If you are new to the world of physical printing, you may wonder what is MSLA 3D printing. Some of the best printers, after all, are 3D printers. MSLA is a popular sub-type that uses masked stereolithography. Using liquid resin and UV light, these printers can create an object faster than filament-based models. So what exactly is MSLA printing, and what are some advantages to this printing method? Keep reading to find out.
Before learning about SLA 3D printing and MSLA printing, it is helpful to learn a bit about how 3D printers work. These machines create 3D objects layer by layer using a wide range of materials, even if you are still learning about LCD printers. The materials are extruded via a nozzle, in most cases, and laid upon a print bed as the object is built.
No matter which printer you buy, make sure to purchase an adequate amount of liquid resin for completing print jobs.
MSLA stands for masked stereolithography and, as the name suggests, is a sub-category of garden variety stereolithography. In other words, MSLA printers use liquid resin, and not filament, to create 3D models. MSLA printers up the ante by using an ultraviolet UV LED light array to cure an entire layer at once, making this type of printing much faster than filament-based printers and slightly faster than standard SLA printers.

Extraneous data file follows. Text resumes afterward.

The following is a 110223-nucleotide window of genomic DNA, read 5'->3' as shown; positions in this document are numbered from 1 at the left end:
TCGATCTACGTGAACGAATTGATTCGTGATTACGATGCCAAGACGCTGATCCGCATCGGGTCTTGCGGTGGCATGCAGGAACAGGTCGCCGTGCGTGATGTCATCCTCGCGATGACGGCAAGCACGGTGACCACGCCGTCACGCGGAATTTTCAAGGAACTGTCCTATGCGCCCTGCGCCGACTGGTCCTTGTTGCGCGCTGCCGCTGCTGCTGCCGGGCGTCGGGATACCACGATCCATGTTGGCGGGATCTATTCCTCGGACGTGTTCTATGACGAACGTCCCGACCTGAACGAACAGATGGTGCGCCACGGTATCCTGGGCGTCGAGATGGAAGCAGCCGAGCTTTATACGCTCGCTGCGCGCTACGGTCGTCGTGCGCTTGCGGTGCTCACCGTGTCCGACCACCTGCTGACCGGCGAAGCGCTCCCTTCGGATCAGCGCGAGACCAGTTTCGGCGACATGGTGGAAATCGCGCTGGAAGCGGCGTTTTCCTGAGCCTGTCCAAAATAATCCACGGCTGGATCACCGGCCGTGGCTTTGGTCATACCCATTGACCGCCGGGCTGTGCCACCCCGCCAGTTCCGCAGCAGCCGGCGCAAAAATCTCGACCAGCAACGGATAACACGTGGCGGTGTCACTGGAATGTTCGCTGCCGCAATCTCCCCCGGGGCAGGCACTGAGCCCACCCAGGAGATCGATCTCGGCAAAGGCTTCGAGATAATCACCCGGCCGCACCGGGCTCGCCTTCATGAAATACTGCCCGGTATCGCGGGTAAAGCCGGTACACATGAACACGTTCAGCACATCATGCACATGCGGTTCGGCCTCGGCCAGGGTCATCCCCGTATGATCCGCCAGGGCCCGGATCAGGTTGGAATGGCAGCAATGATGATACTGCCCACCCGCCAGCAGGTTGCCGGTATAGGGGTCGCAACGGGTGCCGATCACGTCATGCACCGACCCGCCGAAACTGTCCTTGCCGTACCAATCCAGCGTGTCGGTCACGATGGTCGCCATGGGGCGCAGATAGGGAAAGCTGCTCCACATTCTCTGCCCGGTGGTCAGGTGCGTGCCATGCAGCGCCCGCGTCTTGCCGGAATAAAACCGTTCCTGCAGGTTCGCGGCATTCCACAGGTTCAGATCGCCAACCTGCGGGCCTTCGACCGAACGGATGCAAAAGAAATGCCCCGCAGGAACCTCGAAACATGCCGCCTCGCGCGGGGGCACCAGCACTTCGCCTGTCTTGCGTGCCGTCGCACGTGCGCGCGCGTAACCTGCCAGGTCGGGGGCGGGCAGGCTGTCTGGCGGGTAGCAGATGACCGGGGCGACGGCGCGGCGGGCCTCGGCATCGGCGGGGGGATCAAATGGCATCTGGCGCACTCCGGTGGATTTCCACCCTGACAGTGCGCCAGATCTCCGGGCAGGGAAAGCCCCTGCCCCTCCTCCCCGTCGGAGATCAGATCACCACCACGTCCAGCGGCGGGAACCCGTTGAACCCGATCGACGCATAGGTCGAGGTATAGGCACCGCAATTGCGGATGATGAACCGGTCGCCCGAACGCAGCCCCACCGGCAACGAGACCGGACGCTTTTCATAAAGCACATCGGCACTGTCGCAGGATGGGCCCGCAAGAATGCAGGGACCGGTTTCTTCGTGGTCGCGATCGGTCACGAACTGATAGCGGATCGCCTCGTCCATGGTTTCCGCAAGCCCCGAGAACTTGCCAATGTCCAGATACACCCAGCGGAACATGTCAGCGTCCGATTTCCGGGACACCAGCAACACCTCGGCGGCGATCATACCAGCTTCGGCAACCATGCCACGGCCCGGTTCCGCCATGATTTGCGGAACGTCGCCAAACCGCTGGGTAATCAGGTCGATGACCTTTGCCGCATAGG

MSLA is a relatively new technology that leverages a tried-and-true technology (SLA printing.) With that said, there are many advantages to going with one of these MSLA printers.
Despite being a relatively new technology with an advanced feature set, MSLA printers are relatively budget-friendly, with some models costing as little as a few hundred bucks. This also extends to the resin, with affordability being the name of the game.
Just like standard SLA printers, MSLA printers are wizards when it comes to creating smooth surface finishes of finished objects. This drastically reduces the need for post-processing and additional curing.
STAT: The word “stereolithography” comes from the Greek words “stereo,” meaning solid, and “(photo)lithography,” which is a form of ‘writing’ with light. Stereolithography with your 3D printer does exactly that: drawing solids with light one layer at a time. (source)
Even the most budget-friendly MSLA printers offer a wide range of resolution options to suit the needs of many consumers. This translates to high-quality objects that look great and feel great.